Give it 24 hours and the phone’s going to go. Cramps, vomiting and the world’s worst diarrhoea – after eating at your place and they’re calling their lawyers.
And you did nothing.
Nothing to cause them being ill – but nothing to stop them either. So now you’re going to get it.
Guilty because you’re innocent
Same thing if they’re working in your office. Unwashed fingers on the keyboard, then touching themselves round the eyes and mouth. Or eating a sarnie at their desk, just to make sure.
Not at work tomorrow. Sick as a dog and unable to move. But they’re onto the union rep about work-place germs – how dare you run an unhealthy environment!
Your fault again for doing nothing. Not rescuing them from themselves.
So what to do?
You can’t force people to wash their hands. They’ll get offended and give you more grief than you already have. And their sloppy hygiene could cost you plenty.
Not fair, is it? You already provide washrooms and loos – your place is always spic and span. Yet it’s you that gets hit for THEIR negligence.
Time to do something to protect yourself – duty of care – duty of bottom line.
By making hygiene much more assertive.
Because at the moment, it’s just passive, isn’t it? If they don’t wash their hands after the loo, that’s their indaba – but it’s you that gets it in the neck.
So put a bottle of hand sanitising gel on their desks – or offer them each individually packaged antiseptic wipes.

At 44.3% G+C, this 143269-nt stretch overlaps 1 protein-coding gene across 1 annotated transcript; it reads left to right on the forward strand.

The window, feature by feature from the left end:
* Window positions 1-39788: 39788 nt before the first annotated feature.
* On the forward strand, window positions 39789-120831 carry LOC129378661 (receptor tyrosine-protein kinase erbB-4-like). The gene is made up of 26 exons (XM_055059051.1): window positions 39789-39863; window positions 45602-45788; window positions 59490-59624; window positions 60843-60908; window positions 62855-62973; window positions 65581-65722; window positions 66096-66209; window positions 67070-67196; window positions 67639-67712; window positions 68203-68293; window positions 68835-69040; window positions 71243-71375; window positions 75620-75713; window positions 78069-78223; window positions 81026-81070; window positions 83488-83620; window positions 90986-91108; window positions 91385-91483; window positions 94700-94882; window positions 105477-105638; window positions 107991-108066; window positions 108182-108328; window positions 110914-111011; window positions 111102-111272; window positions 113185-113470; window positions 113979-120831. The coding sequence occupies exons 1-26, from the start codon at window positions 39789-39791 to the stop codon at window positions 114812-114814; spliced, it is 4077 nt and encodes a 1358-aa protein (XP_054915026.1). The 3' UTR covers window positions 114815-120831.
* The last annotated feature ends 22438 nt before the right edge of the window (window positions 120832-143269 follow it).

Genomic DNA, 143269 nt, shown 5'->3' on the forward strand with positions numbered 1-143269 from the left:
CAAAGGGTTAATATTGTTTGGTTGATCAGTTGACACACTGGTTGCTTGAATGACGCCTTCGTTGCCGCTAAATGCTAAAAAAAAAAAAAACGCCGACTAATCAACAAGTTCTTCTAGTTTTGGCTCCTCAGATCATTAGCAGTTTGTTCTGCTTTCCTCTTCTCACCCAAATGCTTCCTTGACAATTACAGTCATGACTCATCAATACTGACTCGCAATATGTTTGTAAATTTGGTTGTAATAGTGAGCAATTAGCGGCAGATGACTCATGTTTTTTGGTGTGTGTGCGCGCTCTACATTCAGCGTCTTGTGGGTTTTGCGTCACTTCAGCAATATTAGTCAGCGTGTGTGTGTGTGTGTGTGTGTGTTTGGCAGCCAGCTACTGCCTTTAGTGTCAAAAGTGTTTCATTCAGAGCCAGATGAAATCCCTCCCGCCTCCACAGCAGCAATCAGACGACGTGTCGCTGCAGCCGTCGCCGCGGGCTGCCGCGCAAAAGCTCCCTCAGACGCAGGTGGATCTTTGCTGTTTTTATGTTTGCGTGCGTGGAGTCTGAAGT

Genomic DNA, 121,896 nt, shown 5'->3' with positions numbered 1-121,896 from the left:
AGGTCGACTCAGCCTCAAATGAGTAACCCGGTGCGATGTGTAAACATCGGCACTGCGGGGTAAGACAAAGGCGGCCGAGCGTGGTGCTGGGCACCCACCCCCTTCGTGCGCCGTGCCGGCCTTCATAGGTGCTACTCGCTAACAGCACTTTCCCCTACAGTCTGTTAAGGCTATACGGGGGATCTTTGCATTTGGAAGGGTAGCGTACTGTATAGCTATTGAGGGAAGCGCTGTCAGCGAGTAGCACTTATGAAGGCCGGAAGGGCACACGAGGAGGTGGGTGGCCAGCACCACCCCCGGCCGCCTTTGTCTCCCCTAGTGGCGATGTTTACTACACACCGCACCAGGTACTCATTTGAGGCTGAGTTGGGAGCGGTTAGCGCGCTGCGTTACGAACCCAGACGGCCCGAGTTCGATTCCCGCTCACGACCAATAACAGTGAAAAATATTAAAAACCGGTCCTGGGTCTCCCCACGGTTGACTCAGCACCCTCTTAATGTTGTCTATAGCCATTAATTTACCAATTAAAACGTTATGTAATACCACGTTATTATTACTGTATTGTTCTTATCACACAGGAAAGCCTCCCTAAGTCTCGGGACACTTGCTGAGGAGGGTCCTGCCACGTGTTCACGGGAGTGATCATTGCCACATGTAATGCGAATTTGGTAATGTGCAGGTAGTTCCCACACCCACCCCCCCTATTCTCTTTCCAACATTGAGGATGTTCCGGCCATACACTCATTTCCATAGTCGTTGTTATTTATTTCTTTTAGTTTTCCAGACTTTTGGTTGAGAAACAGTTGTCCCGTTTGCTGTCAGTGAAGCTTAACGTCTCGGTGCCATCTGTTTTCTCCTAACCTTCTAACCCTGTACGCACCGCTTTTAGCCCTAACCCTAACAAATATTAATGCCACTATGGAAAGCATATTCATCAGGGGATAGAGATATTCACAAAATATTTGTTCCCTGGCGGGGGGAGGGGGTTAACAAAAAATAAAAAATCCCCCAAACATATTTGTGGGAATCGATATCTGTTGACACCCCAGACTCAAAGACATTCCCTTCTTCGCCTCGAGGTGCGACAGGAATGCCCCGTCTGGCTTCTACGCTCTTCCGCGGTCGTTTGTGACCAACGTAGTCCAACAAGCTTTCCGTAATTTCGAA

It’s a courtesy, right? How are they going to refuse you?
And how many are likely to think about suing you if they STILL come down with some bug? You’ve visibly demonstrated you care for their well-being. Yeah they’re still suffering, but more likely to give you the benefit of the doubt.
OK – and you can take it a stage further too. Not just sanitise their hands, but sterilise the whole place – get rid of the residual germs in the air or on surfaces, some of which can survive for up to two weeks or more.
Duty of care – duty of bottom line. Because what is the cost if they sue? Or the down time if they’re not working? The loss of trade? The loss of goodwill? The loss of reputation?
Norovirus alone costs the NHS £100 million a year. Get unlucky and it could put you out of business.
Yeah, look after your people – and protect yourself too – belt and braces.
All it takes is a Hypersteriliser – and around 40 minutes every night, part of your normal cleaning operations.
Press a button and it mists up deserted rooms with ionised hydrogen peroxide – which spreads everywhere through the air and into cracks and crevices, oxidising germs to nothing on the fly.
The result? A Sterility Assurance Level of Log 6 – in non-medic speak, that’s 99.9999% of all viruses and bacteria gone.
Second-best at best. Not even close to antibiotics.
Yeah, but antibiotics are busy going phut.
Too much use, too many expectations, too many chances at getting away with things.
Superbugs are winning
Ask your Doc – AMR – antimicrobial resistance – is the big headache right now. You get injured or seriously ill, what the hell do medics do now?
Because the cupboard is bare – not from running out – from over-use, serious over-use – crikey Moses, agriculture alone round the world uses 65,000 tonnes of the stuff every year.
Mind you, the medical sector is not much better – around a quarter of all antibiotic prescriptions are placebo-type overkill or just plain unnecessary.
No, no, the big problem is that these one-time miracle drugs are beginning not to work any more. The superbugs they’re meant to kill refuse to roll over, dead.